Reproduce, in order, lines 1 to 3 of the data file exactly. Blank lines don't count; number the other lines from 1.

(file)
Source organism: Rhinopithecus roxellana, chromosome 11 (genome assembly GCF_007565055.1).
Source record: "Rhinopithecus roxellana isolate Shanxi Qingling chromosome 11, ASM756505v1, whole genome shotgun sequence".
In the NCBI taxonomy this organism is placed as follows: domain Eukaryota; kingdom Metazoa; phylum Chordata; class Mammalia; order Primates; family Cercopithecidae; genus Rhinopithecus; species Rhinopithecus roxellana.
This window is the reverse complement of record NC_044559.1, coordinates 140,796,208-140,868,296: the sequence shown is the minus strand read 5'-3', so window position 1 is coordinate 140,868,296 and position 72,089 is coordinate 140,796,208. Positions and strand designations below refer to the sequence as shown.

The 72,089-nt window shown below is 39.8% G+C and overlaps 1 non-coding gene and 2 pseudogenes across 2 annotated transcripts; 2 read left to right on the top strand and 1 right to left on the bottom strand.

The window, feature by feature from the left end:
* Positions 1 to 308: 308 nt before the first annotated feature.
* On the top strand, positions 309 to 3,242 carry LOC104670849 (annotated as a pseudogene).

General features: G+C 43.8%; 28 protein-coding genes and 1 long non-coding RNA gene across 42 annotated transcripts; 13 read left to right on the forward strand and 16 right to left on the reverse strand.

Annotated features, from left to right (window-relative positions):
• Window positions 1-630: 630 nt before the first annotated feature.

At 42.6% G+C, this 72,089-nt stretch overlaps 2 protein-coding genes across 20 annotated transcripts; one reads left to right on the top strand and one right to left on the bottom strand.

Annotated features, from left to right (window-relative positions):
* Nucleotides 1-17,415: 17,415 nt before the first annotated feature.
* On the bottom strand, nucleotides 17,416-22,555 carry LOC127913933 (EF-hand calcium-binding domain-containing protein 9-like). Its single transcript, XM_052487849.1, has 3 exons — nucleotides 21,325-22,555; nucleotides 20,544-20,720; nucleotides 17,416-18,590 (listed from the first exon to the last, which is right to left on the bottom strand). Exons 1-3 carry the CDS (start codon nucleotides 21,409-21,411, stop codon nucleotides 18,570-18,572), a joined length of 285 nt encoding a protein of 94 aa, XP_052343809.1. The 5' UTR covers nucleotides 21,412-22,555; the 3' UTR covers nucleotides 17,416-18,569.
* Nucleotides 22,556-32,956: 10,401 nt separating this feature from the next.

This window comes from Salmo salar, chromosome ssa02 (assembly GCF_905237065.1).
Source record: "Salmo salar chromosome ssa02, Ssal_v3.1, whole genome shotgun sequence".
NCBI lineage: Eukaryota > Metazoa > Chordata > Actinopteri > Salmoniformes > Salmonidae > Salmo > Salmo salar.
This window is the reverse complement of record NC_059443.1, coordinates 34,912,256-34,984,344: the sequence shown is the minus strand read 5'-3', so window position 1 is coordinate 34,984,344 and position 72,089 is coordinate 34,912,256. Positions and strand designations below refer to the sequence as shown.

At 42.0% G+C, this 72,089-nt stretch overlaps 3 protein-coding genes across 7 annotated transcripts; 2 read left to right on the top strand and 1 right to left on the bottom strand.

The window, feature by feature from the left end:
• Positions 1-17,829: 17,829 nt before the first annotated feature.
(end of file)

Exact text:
Source organism: Rhinopithecus roxellana, chromosome 11 (genome assembly GCF_007565055.1).
Source record: "Rhinopithecus roxellana isolate Shanxi Qingling chromosome 11, ASM756505v1, whole genome shotgun sequence".
In the NCBI taxonomy this organism is placed as follows: domain Eukaryota; kingdom Metazoa; phylum Chordata; class Mammalia; order Primates; family Cercopithecidae; genus Rhinopithecus; species Rhinopithecus roxellana.